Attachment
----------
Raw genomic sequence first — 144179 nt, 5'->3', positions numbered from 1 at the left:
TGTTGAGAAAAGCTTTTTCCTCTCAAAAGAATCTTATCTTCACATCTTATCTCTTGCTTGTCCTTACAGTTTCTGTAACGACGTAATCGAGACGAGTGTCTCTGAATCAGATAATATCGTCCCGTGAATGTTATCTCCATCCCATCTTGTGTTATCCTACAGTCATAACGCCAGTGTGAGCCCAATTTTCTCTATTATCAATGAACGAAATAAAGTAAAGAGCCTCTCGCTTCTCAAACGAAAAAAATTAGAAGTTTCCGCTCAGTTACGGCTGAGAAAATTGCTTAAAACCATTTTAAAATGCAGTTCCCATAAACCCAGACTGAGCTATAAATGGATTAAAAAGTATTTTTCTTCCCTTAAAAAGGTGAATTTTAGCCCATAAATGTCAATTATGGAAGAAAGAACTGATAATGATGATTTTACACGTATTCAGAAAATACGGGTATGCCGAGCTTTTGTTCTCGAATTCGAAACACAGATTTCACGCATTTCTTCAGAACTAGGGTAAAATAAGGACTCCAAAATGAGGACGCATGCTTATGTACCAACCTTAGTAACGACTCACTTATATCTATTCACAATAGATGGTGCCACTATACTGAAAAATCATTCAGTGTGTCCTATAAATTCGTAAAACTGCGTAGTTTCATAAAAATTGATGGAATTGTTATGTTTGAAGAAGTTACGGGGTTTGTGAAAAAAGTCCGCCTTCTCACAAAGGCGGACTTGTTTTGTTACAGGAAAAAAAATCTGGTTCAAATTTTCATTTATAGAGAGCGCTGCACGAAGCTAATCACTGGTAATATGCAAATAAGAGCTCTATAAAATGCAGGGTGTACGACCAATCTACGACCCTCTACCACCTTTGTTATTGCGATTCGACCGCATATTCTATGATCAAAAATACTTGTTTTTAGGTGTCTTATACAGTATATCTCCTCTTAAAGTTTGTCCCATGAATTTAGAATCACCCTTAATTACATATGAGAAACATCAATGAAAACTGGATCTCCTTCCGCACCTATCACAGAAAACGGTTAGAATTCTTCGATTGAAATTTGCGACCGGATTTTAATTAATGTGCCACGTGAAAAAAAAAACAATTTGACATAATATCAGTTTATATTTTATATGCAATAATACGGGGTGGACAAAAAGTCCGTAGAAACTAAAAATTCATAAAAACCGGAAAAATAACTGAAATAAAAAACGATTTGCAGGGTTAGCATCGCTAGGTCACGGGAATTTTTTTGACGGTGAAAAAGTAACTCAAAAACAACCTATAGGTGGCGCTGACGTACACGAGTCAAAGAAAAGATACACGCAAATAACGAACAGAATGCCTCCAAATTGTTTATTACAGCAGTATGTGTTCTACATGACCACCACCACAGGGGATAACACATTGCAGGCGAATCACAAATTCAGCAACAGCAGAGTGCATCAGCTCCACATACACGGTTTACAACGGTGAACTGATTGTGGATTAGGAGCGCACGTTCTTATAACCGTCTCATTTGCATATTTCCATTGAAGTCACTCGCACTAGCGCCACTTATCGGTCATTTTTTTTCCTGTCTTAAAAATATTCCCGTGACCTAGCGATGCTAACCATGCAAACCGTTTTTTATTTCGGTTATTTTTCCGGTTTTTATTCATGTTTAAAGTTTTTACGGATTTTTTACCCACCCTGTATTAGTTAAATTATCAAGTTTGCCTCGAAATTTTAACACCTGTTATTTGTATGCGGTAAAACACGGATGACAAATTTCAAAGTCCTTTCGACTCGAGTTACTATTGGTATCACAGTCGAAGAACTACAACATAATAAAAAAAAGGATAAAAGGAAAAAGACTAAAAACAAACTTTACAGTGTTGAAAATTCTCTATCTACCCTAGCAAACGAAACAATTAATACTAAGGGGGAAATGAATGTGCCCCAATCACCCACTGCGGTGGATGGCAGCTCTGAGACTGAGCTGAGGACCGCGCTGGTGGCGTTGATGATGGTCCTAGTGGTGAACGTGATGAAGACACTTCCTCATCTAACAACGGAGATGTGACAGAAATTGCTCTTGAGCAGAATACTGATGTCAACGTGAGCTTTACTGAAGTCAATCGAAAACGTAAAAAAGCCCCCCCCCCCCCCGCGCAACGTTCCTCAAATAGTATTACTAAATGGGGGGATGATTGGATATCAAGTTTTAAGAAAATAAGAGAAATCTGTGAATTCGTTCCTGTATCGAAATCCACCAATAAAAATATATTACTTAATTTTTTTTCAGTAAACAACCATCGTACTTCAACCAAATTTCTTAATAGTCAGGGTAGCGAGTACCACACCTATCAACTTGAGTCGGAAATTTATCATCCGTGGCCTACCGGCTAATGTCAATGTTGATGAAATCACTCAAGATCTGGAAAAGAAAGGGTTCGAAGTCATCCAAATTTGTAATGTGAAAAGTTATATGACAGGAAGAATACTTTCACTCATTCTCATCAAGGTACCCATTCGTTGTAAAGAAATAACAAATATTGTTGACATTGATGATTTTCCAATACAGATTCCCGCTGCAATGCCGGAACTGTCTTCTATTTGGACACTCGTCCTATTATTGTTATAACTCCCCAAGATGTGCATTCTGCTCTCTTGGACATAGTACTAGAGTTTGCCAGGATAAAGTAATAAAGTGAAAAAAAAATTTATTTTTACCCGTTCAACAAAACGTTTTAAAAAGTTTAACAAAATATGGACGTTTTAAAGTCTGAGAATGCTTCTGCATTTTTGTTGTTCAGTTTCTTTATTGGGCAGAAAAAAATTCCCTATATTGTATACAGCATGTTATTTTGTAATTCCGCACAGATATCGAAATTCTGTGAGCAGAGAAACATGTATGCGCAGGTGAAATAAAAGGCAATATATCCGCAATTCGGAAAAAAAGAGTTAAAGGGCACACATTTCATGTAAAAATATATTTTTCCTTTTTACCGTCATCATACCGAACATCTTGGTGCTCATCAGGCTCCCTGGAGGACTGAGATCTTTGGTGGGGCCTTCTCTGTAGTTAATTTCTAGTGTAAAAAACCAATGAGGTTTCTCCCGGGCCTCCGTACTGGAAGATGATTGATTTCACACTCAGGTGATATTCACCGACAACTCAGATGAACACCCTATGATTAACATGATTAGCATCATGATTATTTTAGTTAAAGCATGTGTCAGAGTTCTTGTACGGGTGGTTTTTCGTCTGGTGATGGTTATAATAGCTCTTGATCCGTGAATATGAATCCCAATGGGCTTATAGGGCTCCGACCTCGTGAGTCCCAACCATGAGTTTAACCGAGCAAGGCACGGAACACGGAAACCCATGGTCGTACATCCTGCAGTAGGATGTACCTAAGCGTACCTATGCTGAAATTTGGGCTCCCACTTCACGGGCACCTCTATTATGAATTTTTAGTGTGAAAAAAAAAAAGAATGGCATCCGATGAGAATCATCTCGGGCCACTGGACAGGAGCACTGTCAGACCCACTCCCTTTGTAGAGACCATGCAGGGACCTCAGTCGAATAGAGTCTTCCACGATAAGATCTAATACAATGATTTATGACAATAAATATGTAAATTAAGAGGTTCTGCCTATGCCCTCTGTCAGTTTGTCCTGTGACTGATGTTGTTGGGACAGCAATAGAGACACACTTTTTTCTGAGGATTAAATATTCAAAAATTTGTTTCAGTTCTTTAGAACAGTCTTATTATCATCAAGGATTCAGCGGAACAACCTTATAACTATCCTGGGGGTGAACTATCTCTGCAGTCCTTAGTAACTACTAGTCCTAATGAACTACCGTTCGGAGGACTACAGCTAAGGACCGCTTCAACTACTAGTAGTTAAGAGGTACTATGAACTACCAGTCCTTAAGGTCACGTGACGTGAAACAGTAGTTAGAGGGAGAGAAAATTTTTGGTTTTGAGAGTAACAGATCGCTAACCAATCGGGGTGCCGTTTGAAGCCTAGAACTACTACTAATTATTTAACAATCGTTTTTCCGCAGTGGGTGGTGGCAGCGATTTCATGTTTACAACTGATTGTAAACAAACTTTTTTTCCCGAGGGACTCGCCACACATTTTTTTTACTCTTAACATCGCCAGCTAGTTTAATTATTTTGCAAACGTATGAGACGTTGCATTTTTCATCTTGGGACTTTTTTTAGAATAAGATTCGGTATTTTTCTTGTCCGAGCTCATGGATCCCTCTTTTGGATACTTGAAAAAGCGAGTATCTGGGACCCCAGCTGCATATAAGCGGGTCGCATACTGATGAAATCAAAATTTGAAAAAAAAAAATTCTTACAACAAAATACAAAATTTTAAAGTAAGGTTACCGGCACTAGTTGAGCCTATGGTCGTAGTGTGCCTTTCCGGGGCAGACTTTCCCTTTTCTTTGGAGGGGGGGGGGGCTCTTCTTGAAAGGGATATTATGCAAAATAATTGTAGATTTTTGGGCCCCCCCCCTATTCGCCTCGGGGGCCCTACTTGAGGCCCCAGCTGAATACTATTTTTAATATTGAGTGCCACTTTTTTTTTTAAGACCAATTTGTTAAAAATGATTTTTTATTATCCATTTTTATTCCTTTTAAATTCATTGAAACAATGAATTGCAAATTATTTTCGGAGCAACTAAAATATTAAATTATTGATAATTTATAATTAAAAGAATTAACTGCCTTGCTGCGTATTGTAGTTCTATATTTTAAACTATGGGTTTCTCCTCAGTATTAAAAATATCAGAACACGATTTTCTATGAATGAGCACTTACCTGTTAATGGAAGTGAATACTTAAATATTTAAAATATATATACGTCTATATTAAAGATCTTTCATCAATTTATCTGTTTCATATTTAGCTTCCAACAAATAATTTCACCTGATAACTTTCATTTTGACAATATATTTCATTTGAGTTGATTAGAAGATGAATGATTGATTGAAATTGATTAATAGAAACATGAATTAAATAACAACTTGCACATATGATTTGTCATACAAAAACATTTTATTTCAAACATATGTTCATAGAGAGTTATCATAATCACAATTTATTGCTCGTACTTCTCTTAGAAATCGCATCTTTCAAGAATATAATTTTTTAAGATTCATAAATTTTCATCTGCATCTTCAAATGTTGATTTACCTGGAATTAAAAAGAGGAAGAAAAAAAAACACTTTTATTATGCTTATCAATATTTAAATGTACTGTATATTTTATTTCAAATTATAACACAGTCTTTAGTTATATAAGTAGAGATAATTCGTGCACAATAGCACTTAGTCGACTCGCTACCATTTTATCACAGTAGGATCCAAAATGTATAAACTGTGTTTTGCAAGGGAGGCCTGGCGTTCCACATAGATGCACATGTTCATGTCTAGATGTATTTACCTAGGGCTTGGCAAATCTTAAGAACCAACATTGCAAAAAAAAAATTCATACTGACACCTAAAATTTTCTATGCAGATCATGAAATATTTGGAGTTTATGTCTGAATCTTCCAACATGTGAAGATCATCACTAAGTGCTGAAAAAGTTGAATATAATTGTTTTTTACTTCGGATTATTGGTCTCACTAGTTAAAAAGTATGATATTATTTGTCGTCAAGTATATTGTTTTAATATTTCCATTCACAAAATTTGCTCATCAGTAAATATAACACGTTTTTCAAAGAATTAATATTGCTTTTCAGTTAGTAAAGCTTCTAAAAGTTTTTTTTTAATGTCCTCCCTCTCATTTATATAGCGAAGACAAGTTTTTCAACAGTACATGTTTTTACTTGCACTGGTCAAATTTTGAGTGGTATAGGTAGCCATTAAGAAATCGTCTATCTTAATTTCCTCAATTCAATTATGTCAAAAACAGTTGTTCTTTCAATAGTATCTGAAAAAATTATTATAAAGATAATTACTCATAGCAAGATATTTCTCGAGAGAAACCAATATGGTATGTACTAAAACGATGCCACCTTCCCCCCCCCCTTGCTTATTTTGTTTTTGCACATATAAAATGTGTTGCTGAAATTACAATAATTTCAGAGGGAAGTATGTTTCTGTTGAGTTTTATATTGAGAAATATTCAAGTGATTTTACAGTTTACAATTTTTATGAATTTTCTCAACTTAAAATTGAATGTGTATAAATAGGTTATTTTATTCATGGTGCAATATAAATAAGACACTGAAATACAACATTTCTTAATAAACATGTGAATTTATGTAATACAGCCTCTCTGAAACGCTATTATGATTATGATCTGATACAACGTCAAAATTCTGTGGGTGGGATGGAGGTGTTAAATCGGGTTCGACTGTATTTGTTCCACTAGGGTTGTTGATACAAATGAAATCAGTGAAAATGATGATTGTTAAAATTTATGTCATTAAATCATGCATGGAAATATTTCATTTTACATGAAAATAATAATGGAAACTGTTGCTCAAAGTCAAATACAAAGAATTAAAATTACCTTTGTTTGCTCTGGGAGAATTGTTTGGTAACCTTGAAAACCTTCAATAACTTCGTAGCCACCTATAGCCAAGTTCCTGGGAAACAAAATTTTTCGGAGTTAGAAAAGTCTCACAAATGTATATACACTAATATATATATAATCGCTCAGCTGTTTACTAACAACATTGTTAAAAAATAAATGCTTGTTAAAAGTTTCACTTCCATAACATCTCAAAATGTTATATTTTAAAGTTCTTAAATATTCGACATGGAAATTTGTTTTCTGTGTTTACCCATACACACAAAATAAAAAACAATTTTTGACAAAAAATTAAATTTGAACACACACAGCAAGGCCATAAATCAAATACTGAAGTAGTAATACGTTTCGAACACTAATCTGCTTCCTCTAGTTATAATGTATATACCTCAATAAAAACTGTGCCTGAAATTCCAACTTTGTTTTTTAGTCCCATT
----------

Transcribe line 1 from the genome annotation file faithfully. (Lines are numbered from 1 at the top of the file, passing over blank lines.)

Raw genomic sequence first — 144179 nt, 5'->3', positions numbered from 1 at the left: